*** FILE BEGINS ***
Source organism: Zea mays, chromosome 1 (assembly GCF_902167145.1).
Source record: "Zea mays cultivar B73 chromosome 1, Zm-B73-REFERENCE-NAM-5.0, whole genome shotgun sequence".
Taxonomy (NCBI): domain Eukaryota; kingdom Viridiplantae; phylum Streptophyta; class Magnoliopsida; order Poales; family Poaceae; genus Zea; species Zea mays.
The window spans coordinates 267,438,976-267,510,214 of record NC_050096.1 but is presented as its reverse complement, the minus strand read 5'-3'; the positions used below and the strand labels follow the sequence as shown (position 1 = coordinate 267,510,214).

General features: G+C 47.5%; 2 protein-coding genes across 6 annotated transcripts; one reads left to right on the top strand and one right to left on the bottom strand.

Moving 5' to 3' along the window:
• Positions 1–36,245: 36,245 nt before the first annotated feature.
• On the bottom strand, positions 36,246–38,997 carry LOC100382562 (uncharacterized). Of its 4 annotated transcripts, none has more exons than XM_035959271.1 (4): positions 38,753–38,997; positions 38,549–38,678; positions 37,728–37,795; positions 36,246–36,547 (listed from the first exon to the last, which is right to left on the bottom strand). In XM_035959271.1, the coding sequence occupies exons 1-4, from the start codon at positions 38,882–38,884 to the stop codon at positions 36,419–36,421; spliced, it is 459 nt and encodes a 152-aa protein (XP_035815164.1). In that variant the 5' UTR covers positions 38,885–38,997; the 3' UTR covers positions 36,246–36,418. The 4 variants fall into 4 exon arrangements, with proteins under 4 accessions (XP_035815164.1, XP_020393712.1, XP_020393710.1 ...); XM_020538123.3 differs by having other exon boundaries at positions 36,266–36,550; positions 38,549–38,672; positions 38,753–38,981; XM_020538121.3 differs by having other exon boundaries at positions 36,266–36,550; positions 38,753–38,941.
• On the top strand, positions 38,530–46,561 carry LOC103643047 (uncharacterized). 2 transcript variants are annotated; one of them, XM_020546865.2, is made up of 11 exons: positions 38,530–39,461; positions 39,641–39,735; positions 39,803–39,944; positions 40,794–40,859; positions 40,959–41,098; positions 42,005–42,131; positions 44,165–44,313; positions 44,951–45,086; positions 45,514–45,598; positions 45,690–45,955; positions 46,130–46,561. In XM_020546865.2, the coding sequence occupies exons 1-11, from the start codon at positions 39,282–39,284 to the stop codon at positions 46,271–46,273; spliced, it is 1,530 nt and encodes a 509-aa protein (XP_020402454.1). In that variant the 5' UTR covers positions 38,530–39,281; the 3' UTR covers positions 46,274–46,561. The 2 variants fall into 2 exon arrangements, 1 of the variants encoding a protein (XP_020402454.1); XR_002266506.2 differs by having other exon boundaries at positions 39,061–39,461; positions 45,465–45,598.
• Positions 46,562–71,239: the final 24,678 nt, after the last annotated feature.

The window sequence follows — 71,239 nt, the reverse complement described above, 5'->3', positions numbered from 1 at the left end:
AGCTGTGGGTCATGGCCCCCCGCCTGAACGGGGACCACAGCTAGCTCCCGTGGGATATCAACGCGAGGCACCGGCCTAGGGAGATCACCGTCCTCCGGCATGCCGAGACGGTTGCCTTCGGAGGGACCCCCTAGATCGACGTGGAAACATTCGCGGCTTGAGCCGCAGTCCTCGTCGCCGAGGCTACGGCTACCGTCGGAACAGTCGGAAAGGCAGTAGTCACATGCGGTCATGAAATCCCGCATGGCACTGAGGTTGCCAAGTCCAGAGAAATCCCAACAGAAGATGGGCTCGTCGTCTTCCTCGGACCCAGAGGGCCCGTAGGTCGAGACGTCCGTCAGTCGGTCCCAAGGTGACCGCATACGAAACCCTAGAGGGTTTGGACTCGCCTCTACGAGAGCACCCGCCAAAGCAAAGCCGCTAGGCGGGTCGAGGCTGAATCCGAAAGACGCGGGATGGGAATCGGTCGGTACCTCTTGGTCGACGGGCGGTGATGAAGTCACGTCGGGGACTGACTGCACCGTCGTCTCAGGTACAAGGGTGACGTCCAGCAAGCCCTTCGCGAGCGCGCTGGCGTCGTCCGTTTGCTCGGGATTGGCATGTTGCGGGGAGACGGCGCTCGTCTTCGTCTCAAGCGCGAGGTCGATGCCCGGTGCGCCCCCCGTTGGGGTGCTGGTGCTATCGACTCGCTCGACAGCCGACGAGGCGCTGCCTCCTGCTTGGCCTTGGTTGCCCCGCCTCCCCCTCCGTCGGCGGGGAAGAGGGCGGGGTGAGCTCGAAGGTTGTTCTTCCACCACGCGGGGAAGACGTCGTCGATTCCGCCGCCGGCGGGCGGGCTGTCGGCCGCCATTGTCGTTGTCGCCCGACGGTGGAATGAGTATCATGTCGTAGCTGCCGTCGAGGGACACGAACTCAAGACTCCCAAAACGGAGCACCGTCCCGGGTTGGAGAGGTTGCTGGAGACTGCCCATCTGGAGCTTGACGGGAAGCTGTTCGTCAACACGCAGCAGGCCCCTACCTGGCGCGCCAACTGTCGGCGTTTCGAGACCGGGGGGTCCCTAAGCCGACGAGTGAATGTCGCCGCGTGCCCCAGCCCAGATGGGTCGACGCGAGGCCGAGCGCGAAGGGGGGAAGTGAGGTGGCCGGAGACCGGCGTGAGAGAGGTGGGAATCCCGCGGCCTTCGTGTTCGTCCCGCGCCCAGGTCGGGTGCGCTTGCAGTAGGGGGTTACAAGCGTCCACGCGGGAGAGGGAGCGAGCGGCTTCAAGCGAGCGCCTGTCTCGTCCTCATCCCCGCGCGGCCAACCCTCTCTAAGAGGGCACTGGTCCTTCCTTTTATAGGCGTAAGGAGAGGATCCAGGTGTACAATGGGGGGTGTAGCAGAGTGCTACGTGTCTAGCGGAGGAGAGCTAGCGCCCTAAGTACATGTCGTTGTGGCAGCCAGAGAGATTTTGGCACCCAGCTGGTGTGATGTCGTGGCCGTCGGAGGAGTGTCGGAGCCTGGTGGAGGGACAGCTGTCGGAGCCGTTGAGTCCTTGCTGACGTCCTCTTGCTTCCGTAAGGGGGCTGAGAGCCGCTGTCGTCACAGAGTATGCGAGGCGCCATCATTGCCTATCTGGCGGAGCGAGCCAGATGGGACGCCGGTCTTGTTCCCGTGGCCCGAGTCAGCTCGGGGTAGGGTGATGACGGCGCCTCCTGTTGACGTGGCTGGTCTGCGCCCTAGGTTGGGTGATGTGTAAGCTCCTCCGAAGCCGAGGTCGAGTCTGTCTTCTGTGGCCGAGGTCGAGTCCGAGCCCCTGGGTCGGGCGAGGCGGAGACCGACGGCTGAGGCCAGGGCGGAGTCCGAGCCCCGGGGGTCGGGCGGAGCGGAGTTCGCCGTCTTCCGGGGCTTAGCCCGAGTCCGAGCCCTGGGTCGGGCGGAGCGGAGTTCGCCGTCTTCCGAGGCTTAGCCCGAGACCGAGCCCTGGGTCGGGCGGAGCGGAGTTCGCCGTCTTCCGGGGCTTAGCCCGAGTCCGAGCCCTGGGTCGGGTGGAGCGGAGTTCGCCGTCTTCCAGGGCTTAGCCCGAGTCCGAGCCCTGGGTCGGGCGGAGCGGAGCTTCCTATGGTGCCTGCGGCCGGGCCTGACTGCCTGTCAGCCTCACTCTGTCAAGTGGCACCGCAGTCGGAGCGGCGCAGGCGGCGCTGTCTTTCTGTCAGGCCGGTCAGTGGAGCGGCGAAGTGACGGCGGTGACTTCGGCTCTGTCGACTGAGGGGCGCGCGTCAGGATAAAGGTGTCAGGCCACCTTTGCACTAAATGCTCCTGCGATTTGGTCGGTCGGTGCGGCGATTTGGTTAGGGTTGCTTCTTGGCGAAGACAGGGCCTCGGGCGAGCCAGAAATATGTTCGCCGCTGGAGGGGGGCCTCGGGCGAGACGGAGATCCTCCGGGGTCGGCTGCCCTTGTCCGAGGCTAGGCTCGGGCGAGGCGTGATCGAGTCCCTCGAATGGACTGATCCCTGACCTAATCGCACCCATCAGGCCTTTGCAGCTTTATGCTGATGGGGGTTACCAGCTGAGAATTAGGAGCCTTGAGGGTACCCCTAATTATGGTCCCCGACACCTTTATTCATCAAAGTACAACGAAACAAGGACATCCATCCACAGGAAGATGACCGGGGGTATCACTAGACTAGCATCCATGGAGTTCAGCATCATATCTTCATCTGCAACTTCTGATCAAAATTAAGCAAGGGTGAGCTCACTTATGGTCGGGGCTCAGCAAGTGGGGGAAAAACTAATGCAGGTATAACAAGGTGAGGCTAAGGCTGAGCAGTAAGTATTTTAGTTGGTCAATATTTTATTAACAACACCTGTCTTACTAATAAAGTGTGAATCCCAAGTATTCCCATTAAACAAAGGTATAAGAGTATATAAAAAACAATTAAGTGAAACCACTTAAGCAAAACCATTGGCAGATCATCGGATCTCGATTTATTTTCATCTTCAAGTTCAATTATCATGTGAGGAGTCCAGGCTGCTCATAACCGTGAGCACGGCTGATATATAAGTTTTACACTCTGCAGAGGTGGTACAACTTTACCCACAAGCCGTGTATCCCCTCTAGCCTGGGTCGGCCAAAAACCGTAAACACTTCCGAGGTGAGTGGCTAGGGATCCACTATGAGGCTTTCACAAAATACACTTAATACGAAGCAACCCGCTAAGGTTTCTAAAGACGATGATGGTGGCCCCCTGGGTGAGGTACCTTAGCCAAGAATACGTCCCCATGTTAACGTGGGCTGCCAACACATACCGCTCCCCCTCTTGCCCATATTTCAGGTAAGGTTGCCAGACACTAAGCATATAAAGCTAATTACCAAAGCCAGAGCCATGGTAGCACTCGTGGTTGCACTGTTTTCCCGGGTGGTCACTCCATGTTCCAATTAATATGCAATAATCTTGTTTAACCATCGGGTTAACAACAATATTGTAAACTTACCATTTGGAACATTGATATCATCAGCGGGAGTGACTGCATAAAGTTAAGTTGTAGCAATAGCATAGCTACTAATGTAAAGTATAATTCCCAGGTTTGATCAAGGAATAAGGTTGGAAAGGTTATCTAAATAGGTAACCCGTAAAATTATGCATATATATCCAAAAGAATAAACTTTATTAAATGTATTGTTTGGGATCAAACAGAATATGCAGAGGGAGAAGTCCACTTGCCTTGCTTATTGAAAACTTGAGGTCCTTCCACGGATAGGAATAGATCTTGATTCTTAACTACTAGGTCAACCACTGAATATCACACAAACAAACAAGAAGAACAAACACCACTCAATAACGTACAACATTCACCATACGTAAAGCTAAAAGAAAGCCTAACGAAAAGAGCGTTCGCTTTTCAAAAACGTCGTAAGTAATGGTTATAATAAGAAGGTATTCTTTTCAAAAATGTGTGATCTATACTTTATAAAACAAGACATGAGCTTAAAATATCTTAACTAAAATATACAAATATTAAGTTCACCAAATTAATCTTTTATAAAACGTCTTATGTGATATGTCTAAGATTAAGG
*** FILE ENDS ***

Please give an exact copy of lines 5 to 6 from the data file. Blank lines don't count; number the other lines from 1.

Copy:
General features: G+C 47.5%; 2 protein-coding genes across 6 annotated transcripts; one reads left to right on the top strand and one right to left on the bottom strand.

Moving 5' to 3' along the window: